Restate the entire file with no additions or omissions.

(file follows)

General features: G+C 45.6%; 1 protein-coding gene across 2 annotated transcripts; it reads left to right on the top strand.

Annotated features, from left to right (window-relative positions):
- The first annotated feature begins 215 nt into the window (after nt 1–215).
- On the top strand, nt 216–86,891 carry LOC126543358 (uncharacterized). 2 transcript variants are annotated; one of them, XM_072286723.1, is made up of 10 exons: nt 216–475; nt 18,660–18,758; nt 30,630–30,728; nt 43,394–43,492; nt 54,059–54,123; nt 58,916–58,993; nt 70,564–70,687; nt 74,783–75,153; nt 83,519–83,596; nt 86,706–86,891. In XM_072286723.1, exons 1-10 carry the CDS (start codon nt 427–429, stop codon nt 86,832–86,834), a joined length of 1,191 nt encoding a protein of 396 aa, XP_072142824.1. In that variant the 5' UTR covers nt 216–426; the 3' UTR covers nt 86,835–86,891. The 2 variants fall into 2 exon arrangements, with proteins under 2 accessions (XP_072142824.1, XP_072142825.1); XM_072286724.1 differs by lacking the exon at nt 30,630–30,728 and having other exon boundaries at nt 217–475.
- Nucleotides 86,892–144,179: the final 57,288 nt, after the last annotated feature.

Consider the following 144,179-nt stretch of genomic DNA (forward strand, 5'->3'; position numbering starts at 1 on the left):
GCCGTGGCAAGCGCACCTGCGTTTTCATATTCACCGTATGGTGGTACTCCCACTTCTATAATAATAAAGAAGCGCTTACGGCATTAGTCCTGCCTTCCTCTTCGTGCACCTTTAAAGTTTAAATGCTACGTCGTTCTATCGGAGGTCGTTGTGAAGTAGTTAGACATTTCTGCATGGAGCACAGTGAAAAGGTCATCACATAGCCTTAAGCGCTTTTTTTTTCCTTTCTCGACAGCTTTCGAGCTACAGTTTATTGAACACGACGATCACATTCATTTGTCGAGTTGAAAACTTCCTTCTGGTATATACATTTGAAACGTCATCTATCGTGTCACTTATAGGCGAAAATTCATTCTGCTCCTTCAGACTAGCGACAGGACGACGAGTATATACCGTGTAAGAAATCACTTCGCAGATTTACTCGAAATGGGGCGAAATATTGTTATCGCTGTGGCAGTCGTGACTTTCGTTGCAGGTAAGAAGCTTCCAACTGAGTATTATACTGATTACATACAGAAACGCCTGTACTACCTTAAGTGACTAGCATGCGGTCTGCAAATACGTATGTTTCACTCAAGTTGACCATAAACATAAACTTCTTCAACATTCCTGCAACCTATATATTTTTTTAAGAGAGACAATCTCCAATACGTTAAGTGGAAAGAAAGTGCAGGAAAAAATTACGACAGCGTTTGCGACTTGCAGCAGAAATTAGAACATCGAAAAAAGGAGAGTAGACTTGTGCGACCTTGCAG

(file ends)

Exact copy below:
General features: G+C 45.6%; 1 protein-coding gene across 2 annotated transcripts; it reads left to right on the top strand.

Annotated features, from left to right (window-relative positions):
- The first annotated feature begins 215 nt into the window (after nt 1–215).
- On the top strand, nt 216–86,891 carry LOC126543358 (uncharacterized). 2 transcript variants are annotated; one of them, XM_072286723.1, is made up of 10 exons: nt 216–475; nt 18,660–18,758; nt 30,630–30,728; nt 43,394–43,492; nt 54,059–54,123; nt 58,916–58,993; nt 70,564–70,687; nt 74,783–75,153; nt 83,519–83,596; nt 86,706–86,891. In XM_072286723.1, exons 1-10 carry the CDS (start codon nt 427–429, stop codon nt 86,832–86,834), a joined length of 1,191 nt encoding a protein of 396 aa, XP_072142824.1. In that variant the 5' UTR covers nt 216–426; the 3' UTR covers nt 86,835–86,891. The 2 variants fall into 2 exon arrangements, with proteins under 2 accessions (XP_072142824.1, XP_072142825.1); XM_072286724.1 differs by lacking the exon at nt 30,630–30,728 and having other exon boundaries at nt 217–475.
- Nucleotides 86,892–144,179: the final 57,288 nt, after the last annotated feature.

Consider the following 144,179-nt stretch of genomic DNA (forward strand, 5'->3'; position numbering starts at 1 on the left):
GCCGTGGCAAGCGCACCTGCGTTTTCATATTCACCGTATGGTGGTACTCCCACTTCTATAATAATAAAGAAGCGCTTACGGCATTAGTCCTGCCTTCCTCTTCGTGCACCTTTAAAGTTTAAATGCTACGTCGTTCTATCGGAGGTCGTTGTGAAGTAGTTAGACATTTCTGCATGGAGCACAGTGAAAAGGTCATCACATAGCCTTAAGCGCTTTTTTTTTCCTTTCTCGACAGCTTTCGAGCTACAGTTTATTGAACACGACGATCACATTCATTTGTCGAGTTGAAAACTTCCTTCTGGTATATACATTTGAAACGTCATCTATCGTGTCACTTATAGGCGAAAATTCATTCTGCTCCTTCAGACTAGCGACAGGACGACGAGTATATACCGTGTAAGAAATCACTTCGCAGATTTACTCGAAATGGGGCGAAATATTGTTATCGCTGTGGCAGTCGTGACTTTCGTTGCAGGTAAGAAGCTTCCAACTGAGTATTATACTGATTACATACAGAAACGCCTGTACTACCTTAAGTGACTAGCATGCGGTCTGCAAATACGTATGTTTCACTCAAGTTGACCATAAACATAAACTTCTTCAACATTCCTGCAACCTATATATTTTTTTAAGAGAGACAATCTCCAATACGTTAAGTGGAAAGAAAGTGCAGGAAAAAATTACGACAGCGTTTGCGACTTGCAGCAGAAATTAGAACATCGAAAAAAGGAGAGTAGACTTGTGCGACCTTGCAG